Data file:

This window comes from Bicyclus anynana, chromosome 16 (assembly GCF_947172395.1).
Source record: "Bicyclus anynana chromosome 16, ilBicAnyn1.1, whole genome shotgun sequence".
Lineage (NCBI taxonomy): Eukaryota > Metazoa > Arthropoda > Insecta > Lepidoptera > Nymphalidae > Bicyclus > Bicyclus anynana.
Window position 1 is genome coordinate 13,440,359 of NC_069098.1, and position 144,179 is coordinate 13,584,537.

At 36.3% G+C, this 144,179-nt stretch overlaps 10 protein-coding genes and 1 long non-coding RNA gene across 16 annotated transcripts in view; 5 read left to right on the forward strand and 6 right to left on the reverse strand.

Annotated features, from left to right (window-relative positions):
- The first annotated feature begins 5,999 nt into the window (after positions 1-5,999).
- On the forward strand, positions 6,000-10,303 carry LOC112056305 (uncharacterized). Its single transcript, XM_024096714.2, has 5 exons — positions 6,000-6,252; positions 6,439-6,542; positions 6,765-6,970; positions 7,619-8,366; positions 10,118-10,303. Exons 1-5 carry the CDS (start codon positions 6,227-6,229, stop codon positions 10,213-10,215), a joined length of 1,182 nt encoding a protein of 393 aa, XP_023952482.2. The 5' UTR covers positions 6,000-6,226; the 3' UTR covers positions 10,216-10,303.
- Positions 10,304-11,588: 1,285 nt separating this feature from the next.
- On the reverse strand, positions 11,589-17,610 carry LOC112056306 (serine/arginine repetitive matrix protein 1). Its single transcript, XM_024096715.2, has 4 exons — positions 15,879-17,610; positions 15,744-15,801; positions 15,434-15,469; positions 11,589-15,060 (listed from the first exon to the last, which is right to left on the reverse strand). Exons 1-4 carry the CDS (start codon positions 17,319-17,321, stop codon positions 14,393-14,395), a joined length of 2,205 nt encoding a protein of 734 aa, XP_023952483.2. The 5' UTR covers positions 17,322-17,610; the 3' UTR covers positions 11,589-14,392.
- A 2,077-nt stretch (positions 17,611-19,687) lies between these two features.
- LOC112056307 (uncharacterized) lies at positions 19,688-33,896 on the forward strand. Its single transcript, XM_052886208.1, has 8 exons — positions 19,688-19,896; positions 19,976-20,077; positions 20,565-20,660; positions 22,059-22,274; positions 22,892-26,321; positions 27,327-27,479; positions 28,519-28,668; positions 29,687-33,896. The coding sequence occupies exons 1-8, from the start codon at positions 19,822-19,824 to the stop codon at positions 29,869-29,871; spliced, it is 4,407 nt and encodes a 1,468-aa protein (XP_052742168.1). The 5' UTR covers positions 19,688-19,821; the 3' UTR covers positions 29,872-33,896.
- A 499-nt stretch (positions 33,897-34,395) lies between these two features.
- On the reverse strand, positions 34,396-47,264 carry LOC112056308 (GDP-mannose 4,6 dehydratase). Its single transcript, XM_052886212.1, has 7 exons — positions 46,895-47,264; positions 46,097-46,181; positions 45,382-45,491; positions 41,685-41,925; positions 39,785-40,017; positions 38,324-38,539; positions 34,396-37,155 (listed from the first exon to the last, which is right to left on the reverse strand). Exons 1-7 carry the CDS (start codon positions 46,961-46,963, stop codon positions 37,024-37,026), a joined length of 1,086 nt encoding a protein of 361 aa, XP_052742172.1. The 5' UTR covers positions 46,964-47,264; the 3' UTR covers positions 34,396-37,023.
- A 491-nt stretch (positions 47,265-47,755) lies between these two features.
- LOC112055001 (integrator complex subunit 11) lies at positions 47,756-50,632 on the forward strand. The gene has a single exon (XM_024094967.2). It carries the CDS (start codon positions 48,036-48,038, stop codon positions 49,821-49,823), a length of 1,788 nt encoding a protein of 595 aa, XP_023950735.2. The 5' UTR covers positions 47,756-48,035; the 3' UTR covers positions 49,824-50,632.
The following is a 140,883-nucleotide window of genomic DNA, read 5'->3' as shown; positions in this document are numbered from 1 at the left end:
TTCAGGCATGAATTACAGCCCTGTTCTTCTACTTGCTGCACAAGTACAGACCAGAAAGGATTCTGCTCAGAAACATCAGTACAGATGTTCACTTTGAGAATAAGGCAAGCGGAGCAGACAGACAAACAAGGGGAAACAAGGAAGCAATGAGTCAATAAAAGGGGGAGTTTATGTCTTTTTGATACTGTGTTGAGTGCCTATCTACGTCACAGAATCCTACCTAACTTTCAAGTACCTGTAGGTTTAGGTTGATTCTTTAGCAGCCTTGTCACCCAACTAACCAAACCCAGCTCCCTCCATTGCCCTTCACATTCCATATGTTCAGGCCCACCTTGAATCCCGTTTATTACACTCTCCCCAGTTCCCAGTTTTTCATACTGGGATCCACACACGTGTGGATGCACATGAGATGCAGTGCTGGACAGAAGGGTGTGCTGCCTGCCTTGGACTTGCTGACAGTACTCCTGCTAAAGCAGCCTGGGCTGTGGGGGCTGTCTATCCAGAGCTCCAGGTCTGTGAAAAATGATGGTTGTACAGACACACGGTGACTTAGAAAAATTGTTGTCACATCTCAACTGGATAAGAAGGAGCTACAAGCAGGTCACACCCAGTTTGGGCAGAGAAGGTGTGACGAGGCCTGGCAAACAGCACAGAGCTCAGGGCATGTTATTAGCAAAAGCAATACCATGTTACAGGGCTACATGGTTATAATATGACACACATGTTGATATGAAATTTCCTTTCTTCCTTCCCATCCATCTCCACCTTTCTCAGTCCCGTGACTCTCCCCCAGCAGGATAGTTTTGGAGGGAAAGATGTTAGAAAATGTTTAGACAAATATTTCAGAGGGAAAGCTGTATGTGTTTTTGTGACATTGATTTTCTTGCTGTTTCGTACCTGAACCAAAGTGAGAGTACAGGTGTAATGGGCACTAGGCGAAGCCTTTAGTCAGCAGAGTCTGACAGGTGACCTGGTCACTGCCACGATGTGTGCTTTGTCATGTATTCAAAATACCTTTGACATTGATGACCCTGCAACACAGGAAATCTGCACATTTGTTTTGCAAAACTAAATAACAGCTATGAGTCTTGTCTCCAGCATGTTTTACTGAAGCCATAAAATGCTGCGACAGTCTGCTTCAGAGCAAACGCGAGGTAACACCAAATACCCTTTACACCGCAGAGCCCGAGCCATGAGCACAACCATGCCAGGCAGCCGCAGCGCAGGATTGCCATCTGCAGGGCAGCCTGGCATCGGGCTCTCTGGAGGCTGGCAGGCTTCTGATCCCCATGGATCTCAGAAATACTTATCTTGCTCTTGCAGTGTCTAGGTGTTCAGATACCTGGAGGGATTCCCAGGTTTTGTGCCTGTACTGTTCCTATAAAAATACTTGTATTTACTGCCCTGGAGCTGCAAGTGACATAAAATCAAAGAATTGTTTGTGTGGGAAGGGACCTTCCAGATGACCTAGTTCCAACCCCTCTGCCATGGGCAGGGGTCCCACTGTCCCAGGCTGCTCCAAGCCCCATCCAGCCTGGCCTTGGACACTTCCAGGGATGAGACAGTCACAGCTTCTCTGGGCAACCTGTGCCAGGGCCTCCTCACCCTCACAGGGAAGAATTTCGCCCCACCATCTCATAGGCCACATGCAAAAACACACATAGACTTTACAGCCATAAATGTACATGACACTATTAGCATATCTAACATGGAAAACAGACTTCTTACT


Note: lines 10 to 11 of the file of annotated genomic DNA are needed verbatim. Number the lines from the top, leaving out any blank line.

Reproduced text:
- On the reverse strand, positions 11,589-17,610 carry LOC112056306 (serine/arginine repetitive matrix protein 1). Its single transcript, XM_024096715.2, has 4 exons — positions 15,879-17,610; positions 15,744-15,801; positions 15,434-15,469; positions 11,589-15,060 (listed from the first exon to the last, which is right to left on the reverse strand). Exons 1-4 carry the CDS (start codon positions 17,319-17,321, stop codon positions 14,393-14,395), a joined length of 2,205 nt encoding a protein of 734 aa, XP_023952483.2. The 5' UTR covers positions 17,322-17,610; the 3' UTR covers positions 11,589-14,392.
- A 2,077-nt stretch (positions 17,611-19,687) lies between these two features.